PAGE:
But all institutions can benefit from philanthropy. Our detailed analysis of the data shows that meaningful and impactful fundraising programmes are to be found across the sector. The factors contributing to variances in fundraising success within relevant institutional groups are explored, rather simply highlighting the differences between these groups. One group that has shone in their efforts has been the specialist institutions, with a remarkable 255 per cent growth in annual funds raised over the decade. Their ability to understand the motivations of their supporters and to focus on a clear case for support is something to note.
There remains a correlation – as Pearce found – between the number of fundraising staff and the philanthropic funds committed. The doubling of annual new funds committed since 2012 has been powered by a fundraising workforce that has grown at only half that rate (by 47 per cent in the last decade). How much further could we go, if fundraising staff with the relevant talent and expertise were available to match the demand?
As philanthropy continues to step up, how do we create an environment in higher education where fundraising is taken more seriously in those institutions that have tried and stumbled with an advancement operation – we see some dispiriting serial start-ups – or who have been distracted by a battering from the urgent over the important? How do we guard against philanthropic trends exacerbating sector stratification, with the net effect being that the best resourced corner the market in cake?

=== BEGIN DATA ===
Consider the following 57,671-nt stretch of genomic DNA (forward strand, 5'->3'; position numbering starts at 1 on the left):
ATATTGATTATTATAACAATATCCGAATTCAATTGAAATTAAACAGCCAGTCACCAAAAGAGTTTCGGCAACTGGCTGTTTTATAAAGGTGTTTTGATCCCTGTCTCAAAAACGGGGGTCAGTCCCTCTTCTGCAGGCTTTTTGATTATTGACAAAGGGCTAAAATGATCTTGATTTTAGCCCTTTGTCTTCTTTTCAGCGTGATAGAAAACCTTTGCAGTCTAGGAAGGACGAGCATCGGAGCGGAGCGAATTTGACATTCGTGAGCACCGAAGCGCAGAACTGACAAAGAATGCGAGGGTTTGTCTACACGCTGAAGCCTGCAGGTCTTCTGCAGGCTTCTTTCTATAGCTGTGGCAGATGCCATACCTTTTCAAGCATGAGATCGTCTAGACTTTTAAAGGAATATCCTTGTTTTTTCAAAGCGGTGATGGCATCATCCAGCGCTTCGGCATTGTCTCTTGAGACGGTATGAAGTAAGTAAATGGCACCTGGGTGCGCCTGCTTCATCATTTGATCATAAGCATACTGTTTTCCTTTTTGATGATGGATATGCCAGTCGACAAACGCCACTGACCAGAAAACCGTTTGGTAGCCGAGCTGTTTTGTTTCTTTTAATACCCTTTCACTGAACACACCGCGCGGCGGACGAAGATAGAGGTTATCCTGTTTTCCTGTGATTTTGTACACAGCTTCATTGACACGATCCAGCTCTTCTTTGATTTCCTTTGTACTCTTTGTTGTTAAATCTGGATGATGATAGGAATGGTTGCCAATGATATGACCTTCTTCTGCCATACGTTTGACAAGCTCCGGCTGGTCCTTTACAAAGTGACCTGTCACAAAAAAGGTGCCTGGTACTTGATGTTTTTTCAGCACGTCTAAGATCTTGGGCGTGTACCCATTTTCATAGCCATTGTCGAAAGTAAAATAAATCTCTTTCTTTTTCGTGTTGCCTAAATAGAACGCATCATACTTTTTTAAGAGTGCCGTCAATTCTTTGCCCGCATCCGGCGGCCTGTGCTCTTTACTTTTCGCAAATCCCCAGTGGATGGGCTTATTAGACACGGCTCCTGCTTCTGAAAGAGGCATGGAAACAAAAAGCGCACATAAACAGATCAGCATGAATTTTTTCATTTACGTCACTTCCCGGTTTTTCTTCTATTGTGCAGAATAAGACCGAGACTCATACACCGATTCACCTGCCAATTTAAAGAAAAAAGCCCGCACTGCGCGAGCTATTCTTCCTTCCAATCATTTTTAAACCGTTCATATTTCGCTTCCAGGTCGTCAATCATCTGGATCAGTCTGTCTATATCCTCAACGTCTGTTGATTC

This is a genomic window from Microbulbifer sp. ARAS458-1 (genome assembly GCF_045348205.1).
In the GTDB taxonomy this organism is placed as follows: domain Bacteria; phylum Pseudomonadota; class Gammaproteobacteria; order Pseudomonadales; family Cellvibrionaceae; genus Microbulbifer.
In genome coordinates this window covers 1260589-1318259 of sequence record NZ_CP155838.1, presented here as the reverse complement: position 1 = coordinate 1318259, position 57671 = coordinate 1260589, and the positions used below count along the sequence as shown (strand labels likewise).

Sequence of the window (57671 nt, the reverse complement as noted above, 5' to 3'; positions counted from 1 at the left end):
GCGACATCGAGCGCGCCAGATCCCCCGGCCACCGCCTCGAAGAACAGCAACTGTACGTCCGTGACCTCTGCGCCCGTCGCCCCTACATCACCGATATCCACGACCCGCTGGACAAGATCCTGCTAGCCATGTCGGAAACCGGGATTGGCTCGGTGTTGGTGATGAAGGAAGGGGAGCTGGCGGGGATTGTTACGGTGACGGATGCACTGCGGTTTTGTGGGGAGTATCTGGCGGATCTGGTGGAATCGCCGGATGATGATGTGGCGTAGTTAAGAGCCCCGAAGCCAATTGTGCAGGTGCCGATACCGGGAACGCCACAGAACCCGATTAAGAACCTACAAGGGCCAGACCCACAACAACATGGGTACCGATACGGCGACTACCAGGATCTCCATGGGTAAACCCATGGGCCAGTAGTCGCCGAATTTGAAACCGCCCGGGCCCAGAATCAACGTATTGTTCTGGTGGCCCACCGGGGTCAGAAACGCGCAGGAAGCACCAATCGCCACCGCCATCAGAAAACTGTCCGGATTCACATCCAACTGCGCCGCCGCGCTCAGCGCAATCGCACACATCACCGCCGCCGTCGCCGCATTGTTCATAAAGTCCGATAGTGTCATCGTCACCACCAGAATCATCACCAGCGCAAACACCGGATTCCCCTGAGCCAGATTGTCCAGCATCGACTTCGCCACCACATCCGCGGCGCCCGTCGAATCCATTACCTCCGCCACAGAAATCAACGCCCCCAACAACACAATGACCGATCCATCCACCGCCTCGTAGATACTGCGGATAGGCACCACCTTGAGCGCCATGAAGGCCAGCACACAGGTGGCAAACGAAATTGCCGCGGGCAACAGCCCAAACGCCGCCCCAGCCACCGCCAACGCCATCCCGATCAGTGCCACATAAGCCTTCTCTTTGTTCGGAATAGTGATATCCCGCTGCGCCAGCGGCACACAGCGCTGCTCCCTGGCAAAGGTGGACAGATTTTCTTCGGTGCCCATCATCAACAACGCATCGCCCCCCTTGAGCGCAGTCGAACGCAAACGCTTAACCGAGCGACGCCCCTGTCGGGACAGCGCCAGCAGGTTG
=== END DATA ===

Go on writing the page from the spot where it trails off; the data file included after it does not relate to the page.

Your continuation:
Fertile ground for philanthropy
Creating the conditions within which fundraising (and the people who power it) can flourish must be a sector-wide commitment. But how to do this, and who should be responsible?
We find that a set of ingredients are commonplace in all successful advancement operations. Beyond those, institutions have choices to make to tailor their philanthropic strategy to fit their needs – and we share a series of playbooks for different institutional contexts.
Undoubtedly some of this must be driven internally through leadership vision and commitment, through training and progression routes for advancement professionals, and through more senior advancement professionals having a seat at the top leadership table.
We predict that in the coming decade that the most impactful philanthropic propositions will increasingly involve collaborations across and within sectors and institutions, opening the door to opportunities for those institutions less able to resource their own advancement efforts. Corporate collaborations are a developing frontier for university impact, and acting now to increase legacy giving can unlock real rewards.
The impact of philanthropy is high and its practice increasingly sophisticated – but public awareness remains disconcertingly low. “Fundraisers rely on private voluntary giving being viewed as a good thing”, as Beth Breeze of the Centre for Philanthropy at the University of Kent commented for the report – “something that is admired and aspirational, not disparaged and therefore discouraged.”
Seven hundred years after that first known gift to Cambridge, the sector requires a concerted campaign to improve its “surround sound”, championing increased public understanding of giving to higher education institutions and the effectiveness of universities as a charitable cause.